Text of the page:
We played the game. It entailed any number of men or women running about kicking any roundish object. We had no special name for the game. Then the man from overseas came. He brought balls and boots and talked of football and soccer. Like most white men Coach Clemence came to Africa with a mission—to discover the beautiful game of football.

Coach Clemence came with many rules and regulations. And we all got hoarse complaining that he was complicating a simple game with his many rules. The bounce of the ball was beyond the ken of most of us. Kicking with boots put us in all kinds of trouble: the ball flew everywhere but the goalposts. It was all so cumbersome, like teaching a man to use the left hand in grand old age.

“Keep the ball on the ground!” Coach Clemence hollered, daring the noonday sun as he ran from one goal to the other correcting us. “The birds in the sky do not play football.”

We suffered at the hands of this man. He made us run endlessly round the field building up what he called stamina. After the marathon running, kicking football was well-nigh impossible. Even so Coach Clemence insisted that we must play football. There was nothing like impossibility in the man’s dictionary. You cannot play the man’s game unless you have sapped all your energy running like a madman chasing after dry leaves.

“Who ever heard of the footballer with neither skill nor stamina?” Coach Clemence asked rhetorically while pushing us ahead to more suffering. “You lot deserve special places in the Football Hall of Shame!”

To give him his due, Coach Clemence led by example. He ran all the rounds with us and played ball like a maestro. He could keep the ball up in the air for an entire day, juggling masterfully as though the ball were tied to his boots. And he could whack a shot at goal. The goalkeeper once flew into the net together with his thunderously wheezing shot. And the man cried like a baby, ending his football career just as abruptly.

The first competitive match we played was against a team of some tourist friends of Coach Clemence. It was a massacre. We somewhat stood fixed watching the soccer wizards from London do all the scoring. They ran like the wind and danced past our ears like mosquitoes. They were more slippery than catfish in water. Neither skill nor stamina was on our side, a total mismatch. Coach Clemence had to stop the match after thirty or so torrid minutes to save us from further punishment. Even he had lost count of the number of goals scored against us.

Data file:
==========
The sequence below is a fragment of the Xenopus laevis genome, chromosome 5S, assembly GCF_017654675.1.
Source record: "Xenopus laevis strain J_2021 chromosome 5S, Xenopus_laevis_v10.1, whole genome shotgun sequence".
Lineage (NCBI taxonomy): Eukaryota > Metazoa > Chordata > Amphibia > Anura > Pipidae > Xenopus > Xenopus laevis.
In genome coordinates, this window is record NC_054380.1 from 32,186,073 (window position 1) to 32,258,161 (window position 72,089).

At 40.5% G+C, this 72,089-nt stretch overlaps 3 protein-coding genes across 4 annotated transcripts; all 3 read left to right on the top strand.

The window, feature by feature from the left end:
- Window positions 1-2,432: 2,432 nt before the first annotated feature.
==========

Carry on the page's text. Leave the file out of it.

“I quit,” my elder brother said to me moments after the game.

He was gasping for breath, dying for oxygen. It had been his job to mark the fleet-footed left-winger of the tourists. My big brother, big and proud fellow that he is, was dusted on the corners of the field by the flying little wizard on the left wing. The wee ball player drew circles round my brother, dribbling, taunting and scoring. After the humiliation my brother picked up his climbing-rope and returned fulltime to his trade of tapping palm wine. All the entreaties from Coach Clemence could not get my brother back on the field.

“I can’t afford to spend all my life chasing the wind,” Brother Okoro said. “My younger one is still there and he may yet catch the wind.”

“You can’t afford to throw in the towel so early in your career,” Coach Clemence pleaded, staring fixedly with imploring eyes on my brother Okoro. “You can still make the grade and earn tons of money as a football professional.”

“It is a man who is alive that can earn money,” Okoro replied, unmoved. “Do you know how many times I died in that field?”

“The beginning of every act is always difficult,” Coach Clemence said, patting Okoro on the shoulder. “Once you have mastered the art, all the suffering you took would look glorious in hindsight.”

“White man, I have played my last match.” The finality in Okoro’s tone could not be missed by Coach Clemence. “There is even no sense at all in fully grown adults running all over the place chasing an inflated balloon!”